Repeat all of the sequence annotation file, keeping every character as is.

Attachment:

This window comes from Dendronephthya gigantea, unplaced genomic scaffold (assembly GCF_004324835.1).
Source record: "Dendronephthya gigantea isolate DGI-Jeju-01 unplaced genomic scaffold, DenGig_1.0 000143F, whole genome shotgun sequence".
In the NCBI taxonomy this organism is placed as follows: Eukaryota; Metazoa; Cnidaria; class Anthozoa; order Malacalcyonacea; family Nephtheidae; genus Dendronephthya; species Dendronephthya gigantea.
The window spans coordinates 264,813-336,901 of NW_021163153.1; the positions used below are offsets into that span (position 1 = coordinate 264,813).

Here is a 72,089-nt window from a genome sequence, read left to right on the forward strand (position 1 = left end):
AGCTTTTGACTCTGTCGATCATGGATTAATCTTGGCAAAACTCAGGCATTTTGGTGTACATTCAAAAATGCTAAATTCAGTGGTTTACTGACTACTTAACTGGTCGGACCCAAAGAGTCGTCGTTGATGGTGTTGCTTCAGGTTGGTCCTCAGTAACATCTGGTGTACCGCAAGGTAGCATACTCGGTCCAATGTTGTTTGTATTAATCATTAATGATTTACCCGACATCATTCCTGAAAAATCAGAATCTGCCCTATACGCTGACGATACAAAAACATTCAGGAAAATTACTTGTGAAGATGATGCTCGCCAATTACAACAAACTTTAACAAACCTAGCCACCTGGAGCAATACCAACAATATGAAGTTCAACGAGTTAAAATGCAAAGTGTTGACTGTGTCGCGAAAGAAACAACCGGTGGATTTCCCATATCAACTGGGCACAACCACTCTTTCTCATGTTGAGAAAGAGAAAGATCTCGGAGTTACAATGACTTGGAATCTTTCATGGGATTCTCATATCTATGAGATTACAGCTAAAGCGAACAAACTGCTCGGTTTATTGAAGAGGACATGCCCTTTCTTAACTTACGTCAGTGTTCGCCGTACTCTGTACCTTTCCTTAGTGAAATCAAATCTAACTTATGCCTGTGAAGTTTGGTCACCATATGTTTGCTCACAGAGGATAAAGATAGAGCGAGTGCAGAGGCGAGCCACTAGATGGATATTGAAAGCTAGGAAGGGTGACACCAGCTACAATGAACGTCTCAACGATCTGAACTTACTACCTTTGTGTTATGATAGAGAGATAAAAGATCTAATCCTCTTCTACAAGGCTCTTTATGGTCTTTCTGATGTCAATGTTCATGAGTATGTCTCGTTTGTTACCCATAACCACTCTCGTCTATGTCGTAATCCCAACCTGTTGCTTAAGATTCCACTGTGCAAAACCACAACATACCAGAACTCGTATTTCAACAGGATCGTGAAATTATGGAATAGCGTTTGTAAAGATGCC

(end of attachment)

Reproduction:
This window comes from Dendronephthya gigantea, unplaced genomic scaffold (assembly GCF_004324835.1).
Source record: "Dendronephthya gigantea isolate DGI-Jeju-01 unplaced genomic scaffold, DenGig_1.0 000143F, whole genome shotgun sequence".
In the NCBI taxonomy this organism is placed as follows: Eukaryota; Metazoa; Cnidaria; class Anthozoa; order Malacalcyonacea; family Nephtheidae; genus Dendronephthya; species Dendronephthya gigantea.
The window spans coordinates 264,813-336,901 of NW_021163153.1; the positions used below are offsets into that span (position 1 = coordinate 264,813).

Here is a 72,089-nt window from a genome sequence, read left to right on the forward strand (position 1 = left end):
AGCTTTTGACTCTGTCGATCATGGATTAATCTTGGCAAAACTCAGGCATTTTGGTGTACATTCAAAAATGCTAAATTCAGTGGTTTACTGACTACTTAACTGGTCGGACCCAAAGAGTCGTCGTTGATGGTGTTGCTTCAGGTTGGTCCTCAGTAACATCTGGTGTACCGCAAGGTAGCATACTCGGTCCAATGTTGTTTGTATTAATCATTAATGATTTACCCGACATCATTCCTGAAAAATCAGAATCTGCCCTATACGCTGACGATACAAAAACATTCAGGAAAATTACTTGTGAAGATGATGCTCGCCAATTACAACAAACTTTAACAAACCTAGCCACCTGGAGCAATACCAACAATATGAAGTTCAACGAGTTAAAATGCAAAGTGTTGACTGTGTCGCGAAAGAAACAACCGGTGGATTTCCCATATCAACTGGGCACAACCACTCTTTCTCATGTTGAGAAAGAGAAAGATCTCGGAGTTACAATGACTTGGAATCTTTCATGGGATTCTCATATCTATGAGATTACAGCTAAAGCGAACAAACTGCTCGGTTTATTGAAGAGGACATGCCCTTTCTTAACTTACGTCAGTGTTCGCCGTACTCTGTACCTTTCCTTAGTGAAATCAAATCTAACTTATGCCTGTGAAGTTTGGTCACCATATGTTTGCTCACAGAGGATAAAGATAGAGCGAGTGCAGAGGCGAGCCACTAGATGGATATTGAAAGCTAGGAAGGGTGACACCAGCTACAATGAACGTCTCAACGATCTGAACTTACTACCTTTGTGTTATGATAGAGAGATAAAAGATCTAATCCTCTTCTACAAGGCTCTTTATGGTCTTTCTGATGTCAATGTTCATGAGTATGTCTCGTTTGTTACCCATAACCACTCTCGTCTATGTCGTAATCCCAACCTGTTGCTTAAGATTCCACTGTGCAAAACCACAACATACCAGAACTCGTATTTCAACAGGATCGTGAAATTATGGAATAGCGTTTGTAAAGATGCC